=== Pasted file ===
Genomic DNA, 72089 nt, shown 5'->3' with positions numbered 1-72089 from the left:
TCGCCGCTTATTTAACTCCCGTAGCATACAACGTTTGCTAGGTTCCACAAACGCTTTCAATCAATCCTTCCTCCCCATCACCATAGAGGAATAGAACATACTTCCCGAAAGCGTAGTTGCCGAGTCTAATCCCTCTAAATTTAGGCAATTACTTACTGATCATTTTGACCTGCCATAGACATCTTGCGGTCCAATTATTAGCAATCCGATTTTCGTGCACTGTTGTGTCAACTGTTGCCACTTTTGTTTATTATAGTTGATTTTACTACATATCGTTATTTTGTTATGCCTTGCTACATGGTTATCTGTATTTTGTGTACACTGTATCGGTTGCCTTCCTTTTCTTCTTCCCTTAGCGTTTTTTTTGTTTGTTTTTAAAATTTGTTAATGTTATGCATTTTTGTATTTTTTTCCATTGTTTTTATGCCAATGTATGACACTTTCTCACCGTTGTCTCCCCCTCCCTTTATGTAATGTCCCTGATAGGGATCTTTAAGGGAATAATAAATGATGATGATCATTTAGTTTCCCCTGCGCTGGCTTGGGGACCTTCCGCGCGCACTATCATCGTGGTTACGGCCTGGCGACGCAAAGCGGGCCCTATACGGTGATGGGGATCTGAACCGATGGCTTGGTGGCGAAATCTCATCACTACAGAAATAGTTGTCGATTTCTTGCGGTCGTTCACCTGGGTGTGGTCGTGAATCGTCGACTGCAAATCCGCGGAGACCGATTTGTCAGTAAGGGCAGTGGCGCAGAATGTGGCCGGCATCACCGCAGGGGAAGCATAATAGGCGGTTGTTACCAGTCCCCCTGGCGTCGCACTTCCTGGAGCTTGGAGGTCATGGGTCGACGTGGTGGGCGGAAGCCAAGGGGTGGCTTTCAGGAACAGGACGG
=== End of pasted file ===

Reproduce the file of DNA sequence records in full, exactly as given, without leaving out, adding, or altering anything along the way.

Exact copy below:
Genomic DNA, 72089 nt, shown 5'->3' with positions numbered 1-72089 from the left:
TCGCCGCTTATTTAACTCCCGTAGCATACAACGTTTGCTAGGTTCCACAAACGCTTTCAATCAATCCTTCCTCCCCATCACCATAGAGGAATAGAACATACTTCCCGAAAGCGTAGTTGCCGAGTCTAATCCCTCTAAATTTAGGCAATTACTTACTGATCATTTTGACCTGCCATAGACATCTTGCGGTCCAATTATTAGCAATCCGATTTTCGTGCACTGTTGTGTCAACTGTTGCCACTTTTGTTTATTATAGTTGATTTTACTACATATCGTTATTTTGTTATGCCTTGCTACATGGTTATCTGTATTTTGTGTACACTGTATCGGTTGCCTTCCTTTTCTTCTTCCCTTAGCGTTTTTTTTGTTTGTTTTTAAAATTTGTTAATGTTATGCATTTTTGTATTTTTTTCCATTGTTTTTATGCCAATGTATGACACTTTCTCACCGTTGTCTCCCCCTCCCTTTATGTAATGTCCCTGATAGGGATCTTTAAGGGAATAATAAATGATGATGATCATTTAGTTTCCCCTGCGCTGGCTTGGGGACCTTCCGCGCGCACTATCATCGTGGTTACGGCCTGGCGACGCAAAGCGGGCCCTATACGGTGATGGGGATCTGAACCGATGGCTTGGTGGCGAAATCTCATCACTACAGAAATAGTTGTCGATTTCTTGCGGTCGTTCACCTGGGTGTGGTCGTGAATCGTCGACTGCAAATCCGCGGAGACCGATTTGTCAGTAAGGGCAGTGGCGCAGAATGTGGCCGGCATCACCGCAGGGGAAGCATAATAGGCGGTTGTTACCAGTCCCCCTGGCGTCGCACTTCCTGGAGCTTGGAGGTCATGGGTCGACGTGGTGGGCGGAAGCCAAGGGGTGGCTTTCAGGAACAGGACGG